Serve warm in demitasse cups, or small coffee or tea cups. This hot chocolate improves if it’s made ahead and allowed to sit for a few hours. Rewarm before serving.

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3. Belgian Hot Chocolate from David Lebovitz

Belgian chocolatier Whittamer & Co dates back to 1910, when Henri Wittamer opened his boulangerie on the Place du Grand Sablon in Brussels. You can still find it there today. The head chocolatier at Wittamer gave this recipe to David Lebovitz.

As Lebovitz observes, “This recipe is simple enough to make anytime you’re looking for a hot chocolate fix. Which for me, is often. Especially in the winter. It uses a touch of milk chocolate, and you should seek out a good-quality one. Most of the better ones list the percentage of cacao on the label (often between 30-40%) and are likely to taste better than those bars where a small amount of chocolate is used basically as a colorant. I call them “dark” milk chocolate and they’re widely available in lots of stores.

“In Paris, most places use low-fat milk for their chocolat chaud, so you could likely use it here. I use whole milk. Or for more adult tastes, one could replace some of the liquid with strong coffee or add a hit of liqueur at the end, such as cognac or Chartreuse.”

Ingredients

  • 1 quart (1L) half-and-half or whole milk
  • 8 ounces (230g) bittersweet or semisweet chocolate, finely chopped
  • 4 ounces (115g) milk chocolate, finely chopped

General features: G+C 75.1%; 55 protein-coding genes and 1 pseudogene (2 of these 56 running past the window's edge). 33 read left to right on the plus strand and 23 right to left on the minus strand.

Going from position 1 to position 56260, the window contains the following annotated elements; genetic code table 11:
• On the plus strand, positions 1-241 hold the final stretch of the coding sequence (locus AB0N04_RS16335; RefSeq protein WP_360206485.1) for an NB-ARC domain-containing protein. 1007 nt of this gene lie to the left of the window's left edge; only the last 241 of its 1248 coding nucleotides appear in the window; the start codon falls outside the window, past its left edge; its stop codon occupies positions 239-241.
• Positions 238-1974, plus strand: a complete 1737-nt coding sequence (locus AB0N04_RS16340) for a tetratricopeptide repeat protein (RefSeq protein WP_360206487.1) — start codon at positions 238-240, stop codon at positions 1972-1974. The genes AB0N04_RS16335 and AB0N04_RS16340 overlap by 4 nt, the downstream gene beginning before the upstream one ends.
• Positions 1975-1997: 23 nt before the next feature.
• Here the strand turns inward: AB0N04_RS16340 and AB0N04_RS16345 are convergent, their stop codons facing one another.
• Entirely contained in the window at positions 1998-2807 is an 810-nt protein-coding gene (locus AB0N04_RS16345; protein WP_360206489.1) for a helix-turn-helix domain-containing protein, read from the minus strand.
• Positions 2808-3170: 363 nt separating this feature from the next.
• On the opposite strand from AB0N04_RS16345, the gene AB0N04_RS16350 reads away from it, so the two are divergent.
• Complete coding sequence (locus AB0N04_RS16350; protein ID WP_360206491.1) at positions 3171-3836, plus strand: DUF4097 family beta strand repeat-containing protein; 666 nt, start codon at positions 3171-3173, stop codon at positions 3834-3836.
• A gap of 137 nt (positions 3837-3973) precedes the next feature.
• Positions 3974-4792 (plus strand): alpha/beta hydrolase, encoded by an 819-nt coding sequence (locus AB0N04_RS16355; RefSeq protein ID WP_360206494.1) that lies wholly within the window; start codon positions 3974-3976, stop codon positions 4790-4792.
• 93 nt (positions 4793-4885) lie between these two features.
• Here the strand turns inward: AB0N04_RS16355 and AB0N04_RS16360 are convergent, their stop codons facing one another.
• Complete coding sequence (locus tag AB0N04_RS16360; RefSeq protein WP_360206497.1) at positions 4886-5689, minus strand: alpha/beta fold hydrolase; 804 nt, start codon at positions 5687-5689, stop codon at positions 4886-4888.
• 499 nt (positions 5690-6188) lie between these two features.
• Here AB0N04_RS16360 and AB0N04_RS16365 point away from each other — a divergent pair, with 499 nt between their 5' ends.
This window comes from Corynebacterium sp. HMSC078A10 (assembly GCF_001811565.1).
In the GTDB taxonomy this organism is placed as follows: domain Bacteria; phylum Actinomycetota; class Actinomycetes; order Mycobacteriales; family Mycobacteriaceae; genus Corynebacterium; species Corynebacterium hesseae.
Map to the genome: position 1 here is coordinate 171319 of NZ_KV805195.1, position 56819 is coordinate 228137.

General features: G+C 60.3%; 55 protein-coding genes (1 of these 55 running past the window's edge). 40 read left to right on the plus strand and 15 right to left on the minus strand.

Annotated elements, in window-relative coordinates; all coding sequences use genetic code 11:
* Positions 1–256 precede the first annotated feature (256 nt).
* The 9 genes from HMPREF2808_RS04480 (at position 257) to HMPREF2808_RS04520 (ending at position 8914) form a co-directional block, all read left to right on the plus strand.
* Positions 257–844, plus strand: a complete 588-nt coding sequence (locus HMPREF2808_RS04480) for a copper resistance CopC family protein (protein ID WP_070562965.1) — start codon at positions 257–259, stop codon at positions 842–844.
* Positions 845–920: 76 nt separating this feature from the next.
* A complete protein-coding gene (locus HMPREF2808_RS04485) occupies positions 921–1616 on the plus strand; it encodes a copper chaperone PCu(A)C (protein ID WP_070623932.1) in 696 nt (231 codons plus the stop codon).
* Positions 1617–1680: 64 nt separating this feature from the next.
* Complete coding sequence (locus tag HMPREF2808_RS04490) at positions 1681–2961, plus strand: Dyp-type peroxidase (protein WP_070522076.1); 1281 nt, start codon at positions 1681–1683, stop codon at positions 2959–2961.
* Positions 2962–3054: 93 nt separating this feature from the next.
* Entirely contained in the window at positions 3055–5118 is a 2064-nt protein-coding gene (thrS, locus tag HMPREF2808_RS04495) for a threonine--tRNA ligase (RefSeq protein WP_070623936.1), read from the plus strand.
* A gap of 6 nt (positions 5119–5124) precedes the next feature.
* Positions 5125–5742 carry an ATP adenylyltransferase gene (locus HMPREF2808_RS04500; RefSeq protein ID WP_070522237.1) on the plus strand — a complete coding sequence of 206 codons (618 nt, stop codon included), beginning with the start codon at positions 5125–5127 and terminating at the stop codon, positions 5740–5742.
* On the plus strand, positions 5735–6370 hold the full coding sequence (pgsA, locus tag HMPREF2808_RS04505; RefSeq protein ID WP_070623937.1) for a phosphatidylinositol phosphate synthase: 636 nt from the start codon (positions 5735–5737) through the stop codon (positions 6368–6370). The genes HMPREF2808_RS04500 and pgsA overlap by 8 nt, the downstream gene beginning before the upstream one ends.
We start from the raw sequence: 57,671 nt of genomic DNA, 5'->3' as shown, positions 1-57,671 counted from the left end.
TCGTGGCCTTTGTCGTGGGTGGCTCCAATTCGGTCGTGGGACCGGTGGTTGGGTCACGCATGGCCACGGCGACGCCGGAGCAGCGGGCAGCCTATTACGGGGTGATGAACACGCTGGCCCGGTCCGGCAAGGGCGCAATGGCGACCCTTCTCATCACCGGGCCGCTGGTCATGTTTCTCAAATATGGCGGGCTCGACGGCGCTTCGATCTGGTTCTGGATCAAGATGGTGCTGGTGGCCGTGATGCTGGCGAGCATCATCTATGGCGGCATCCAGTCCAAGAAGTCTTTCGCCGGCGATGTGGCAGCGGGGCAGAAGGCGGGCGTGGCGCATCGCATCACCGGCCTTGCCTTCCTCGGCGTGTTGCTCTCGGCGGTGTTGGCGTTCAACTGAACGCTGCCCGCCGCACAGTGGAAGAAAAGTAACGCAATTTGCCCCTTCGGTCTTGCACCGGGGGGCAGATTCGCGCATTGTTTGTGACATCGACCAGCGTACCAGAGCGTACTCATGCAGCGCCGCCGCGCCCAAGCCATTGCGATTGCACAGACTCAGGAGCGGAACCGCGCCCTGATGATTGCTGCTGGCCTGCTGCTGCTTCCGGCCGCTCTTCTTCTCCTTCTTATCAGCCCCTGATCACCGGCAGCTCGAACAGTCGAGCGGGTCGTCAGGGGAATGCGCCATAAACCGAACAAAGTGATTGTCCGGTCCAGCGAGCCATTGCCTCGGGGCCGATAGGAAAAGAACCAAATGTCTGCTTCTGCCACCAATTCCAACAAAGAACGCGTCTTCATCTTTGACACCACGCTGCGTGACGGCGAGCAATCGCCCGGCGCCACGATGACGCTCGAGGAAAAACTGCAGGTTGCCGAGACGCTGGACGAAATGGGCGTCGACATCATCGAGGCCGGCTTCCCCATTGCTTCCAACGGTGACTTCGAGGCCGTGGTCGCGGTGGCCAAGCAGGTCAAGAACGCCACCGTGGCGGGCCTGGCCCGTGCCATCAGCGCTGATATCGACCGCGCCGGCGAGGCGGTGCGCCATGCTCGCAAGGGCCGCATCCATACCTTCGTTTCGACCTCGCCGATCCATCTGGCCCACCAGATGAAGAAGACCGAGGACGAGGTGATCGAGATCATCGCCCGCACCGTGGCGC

• tiny pinch of salt
  • 1/2 teaspoon ground cinnamon

Directions

  1.  Warm about one-third of the half-and-half or milk, with the chopped chocolates and salt, stirring until the chocolate is melted.
  2. Add the remaining half-and-half or milk, heating until the mixture is warmed through. Add the cinnamon.
  3. Use a hand-held blender, or a whisk, and mix the hot chocolate until it’s completely smooth. Serve very warm.

4. Wicked Hot Chocolate from Jacques Torres

Chef Jacques Torres was born in Algiers and grew up in the South of France. After training and working in France he moved to the United States, where he spent 11 years as Executive Pastry Chef at Le Cirque in New York. In 2000, he left Le Cirque to open a chocolate factory and retail shop in Dumbo, Brooklyn (New York). 

He was the first artisan chocolatier in New York City to start from cocoa beans and make his own chocolate. His Wicked Hot Chocolate–the Classic hot chocolate mix to which is added a secret blend of spices–is the perfect treat to warm up on a wintry day. This recipe is from the Dessert Circus cookbook.

Ingredients

  • 1 cup whole milk
  • 2 ounces (¼ cup) bittersweet chocolate, chopped
  • 1 pinch of allspice
  • 1 pinch of cinnamon
  • 1 pinch of ancho chili powder
  • 1 pinch of chipotle chili powder

Directions

  1. In a small heavy-bottomed saucepan, heat the milk over medium heat. When it is slightly warm, add the allspice, cinnamon, and chilies to the hot milk before you add the chocolate, add the chilies to taste keeping in mind that the freshly ground chili can be very hot.
  2. Then, gradually add the chocolate while whisking constantly. Cook, whisking constantly until the milk begins to form bubbles around the edge of the pan. DO NOT allow the milk to boil.
  3. Top with chocolate shaving or a big scoop of whipped cream if desired.